how easy it is to muck it all up

There was a saying my dad used to use all of the time – if you want something done, do it yourself.  This brings me to a discussion around a much-anticipated venue opening that can only be described as an unmitigated disaster.

A major regional centre in Victoria has been waiting for a particular venue to open for so long – it has had something akin to the gestation of an elephant. For what seems like years, people have been peering in the windows of the venue, waiting for something to happen.  The food  press have been all over it as well… waiting, waiting, waiting.

All of a sudden, with very little fanfare, the doors are flung open.  This is where the disaster starts. Promises had allegedly been made and broken by so many –  about chefs, front of house staff and an overseer arriving to take charge, that only a comedy of errors could follow. And like many venues across Australia, including some of our most noted eating houses, the drought of quality front and back of house staff continues.  The problem in regional Victoria is even more dire than the city.

We arrived to the venue, five days after it opened, assuming the teething problems had been dealt with and the place ready to go.  It was a school night, so we expected that they would be busy but not flat-out.  For two days we had tried to make contact on the listed telephone number, only to find it disconnected. We arrived at six to a man who looked completely frazzled writing bookings in an exercise book and trying to remember the staff he had hired as they made their way in the door for their first shift. Alarm bells should have rung, but we overlooked that hiccup. Alarm bells should also have rung (and possibly did) when glasses from five rounds of drinks piled up on our table in the bar as we waited.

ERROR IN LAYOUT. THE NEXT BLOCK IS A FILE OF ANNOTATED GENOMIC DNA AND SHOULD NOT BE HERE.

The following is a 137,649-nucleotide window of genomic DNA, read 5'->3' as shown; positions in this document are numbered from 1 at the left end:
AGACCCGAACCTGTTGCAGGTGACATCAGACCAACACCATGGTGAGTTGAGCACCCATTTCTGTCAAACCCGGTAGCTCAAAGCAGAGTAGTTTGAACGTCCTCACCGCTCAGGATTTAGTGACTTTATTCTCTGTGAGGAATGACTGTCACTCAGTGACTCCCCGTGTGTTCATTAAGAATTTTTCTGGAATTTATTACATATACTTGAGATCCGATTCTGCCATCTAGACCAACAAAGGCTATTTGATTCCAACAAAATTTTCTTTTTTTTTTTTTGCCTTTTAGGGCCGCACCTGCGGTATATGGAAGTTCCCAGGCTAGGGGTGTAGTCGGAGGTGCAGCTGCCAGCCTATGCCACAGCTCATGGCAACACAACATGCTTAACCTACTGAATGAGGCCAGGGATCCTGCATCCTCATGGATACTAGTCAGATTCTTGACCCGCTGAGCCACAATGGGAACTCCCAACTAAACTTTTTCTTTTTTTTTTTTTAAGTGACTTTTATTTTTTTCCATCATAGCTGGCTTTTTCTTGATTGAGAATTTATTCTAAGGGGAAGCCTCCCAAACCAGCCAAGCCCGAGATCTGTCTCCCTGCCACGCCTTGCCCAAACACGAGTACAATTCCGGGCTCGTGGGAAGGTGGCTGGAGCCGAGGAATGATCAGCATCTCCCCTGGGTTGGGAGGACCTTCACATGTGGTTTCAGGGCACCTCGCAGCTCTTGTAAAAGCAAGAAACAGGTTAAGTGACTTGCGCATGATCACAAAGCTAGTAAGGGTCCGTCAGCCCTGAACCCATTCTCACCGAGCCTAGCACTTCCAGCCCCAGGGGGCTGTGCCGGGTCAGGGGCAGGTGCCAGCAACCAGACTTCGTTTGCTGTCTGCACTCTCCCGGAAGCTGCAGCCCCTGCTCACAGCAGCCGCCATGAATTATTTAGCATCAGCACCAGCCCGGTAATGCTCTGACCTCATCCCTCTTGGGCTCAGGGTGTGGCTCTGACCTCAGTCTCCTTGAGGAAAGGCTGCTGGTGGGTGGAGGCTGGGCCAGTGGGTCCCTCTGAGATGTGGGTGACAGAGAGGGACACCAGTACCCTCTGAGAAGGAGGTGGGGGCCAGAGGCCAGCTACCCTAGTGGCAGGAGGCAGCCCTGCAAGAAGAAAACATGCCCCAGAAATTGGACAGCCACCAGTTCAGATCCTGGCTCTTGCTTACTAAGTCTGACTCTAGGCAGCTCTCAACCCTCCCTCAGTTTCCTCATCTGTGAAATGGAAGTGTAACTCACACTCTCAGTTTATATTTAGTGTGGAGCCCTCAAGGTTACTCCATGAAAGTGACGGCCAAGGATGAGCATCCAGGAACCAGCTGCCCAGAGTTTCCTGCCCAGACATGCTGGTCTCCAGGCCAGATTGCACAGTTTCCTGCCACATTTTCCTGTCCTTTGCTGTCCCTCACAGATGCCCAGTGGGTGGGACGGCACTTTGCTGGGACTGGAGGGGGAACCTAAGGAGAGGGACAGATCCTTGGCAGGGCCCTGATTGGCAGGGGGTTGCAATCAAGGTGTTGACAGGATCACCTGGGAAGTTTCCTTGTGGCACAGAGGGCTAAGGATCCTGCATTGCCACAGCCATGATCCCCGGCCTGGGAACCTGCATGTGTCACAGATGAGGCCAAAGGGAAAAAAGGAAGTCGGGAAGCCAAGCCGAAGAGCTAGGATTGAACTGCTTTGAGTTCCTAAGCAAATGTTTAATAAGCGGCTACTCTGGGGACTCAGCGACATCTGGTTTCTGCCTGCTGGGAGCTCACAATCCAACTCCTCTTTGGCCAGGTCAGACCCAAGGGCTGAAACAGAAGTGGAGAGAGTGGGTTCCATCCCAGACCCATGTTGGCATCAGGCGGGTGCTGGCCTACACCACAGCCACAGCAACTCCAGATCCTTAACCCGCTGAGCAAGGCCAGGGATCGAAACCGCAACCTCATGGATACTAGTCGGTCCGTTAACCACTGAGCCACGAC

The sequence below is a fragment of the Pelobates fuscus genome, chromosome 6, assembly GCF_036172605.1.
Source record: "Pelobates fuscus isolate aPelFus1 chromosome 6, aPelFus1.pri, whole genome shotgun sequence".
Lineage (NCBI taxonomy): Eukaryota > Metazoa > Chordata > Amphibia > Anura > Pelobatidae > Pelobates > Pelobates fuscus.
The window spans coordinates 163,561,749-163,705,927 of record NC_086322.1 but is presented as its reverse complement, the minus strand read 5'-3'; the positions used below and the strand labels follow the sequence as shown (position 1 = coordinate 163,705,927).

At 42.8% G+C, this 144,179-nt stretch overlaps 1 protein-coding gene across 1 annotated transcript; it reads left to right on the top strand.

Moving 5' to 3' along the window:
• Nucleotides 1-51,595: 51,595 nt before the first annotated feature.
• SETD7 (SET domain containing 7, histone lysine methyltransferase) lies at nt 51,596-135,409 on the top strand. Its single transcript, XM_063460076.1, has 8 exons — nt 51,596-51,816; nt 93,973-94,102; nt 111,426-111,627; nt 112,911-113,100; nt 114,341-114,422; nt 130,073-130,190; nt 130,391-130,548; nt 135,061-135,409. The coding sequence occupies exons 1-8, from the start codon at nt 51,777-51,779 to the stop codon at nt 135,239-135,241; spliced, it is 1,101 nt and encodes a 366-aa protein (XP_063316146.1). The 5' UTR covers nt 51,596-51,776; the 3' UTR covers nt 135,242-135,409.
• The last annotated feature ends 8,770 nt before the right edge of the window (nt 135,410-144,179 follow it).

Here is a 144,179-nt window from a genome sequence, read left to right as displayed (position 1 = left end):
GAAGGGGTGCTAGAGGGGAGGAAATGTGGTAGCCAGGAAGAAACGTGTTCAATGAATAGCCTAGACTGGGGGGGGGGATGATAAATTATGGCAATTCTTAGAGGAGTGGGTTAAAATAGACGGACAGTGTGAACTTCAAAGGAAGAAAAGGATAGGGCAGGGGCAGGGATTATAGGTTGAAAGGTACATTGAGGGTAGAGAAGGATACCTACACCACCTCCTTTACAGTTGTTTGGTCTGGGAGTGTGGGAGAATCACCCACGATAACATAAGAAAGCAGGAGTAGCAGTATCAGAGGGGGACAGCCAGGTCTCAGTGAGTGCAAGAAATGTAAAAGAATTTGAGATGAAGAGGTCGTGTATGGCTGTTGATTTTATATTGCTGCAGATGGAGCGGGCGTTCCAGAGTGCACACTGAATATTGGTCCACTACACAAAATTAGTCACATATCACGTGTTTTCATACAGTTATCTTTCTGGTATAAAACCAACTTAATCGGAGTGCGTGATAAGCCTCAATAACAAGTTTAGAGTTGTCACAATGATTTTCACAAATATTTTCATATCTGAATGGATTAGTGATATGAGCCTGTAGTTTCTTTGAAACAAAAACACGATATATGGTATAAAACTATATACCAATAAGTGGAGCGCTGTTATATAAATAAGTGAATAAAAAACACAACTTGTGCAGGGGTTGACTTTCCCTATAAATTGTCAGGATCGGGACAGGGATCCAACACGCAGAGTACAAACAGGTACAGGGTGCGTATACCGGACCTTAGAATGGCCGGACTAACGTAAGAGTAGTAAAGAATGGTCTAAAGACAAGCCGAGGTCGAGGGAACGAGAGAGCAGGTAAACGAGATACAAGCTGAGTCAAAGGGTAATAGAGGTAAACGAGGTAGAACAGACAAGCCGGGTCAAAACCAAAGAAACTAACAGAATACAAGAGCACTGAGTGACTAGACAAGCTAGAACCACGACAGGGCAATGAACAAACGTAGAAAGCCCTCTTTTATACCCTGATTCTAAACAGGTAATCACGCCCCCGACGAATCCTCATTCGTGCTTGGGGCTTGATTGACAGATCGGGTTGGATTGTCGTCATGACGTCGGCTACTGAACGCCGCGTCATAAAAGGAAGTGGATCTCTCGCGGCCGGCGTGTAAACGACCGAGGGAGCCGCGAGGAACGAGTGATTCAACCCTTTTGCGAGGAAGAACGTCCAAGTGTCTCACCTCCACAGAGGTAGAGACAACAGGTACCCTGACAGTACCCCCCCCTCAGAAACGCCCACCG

I could go on and on, but this is more about the fact that this venue was simply not ready to open.  There are no systems in place, there are no staff that have been trained, they don’t know whats on the menu.  The menu itself is all over the place like a mad woman’s breakfast – there is no cohesion at all and it seems they are trying to be everything to everybody.  And on a Thursday night in regional Victoria, I kind of think that $29 for some fancy bangers and mash, a similar price for some fish and chips and equally overpriced Caesar Salad might not be doing you any favours.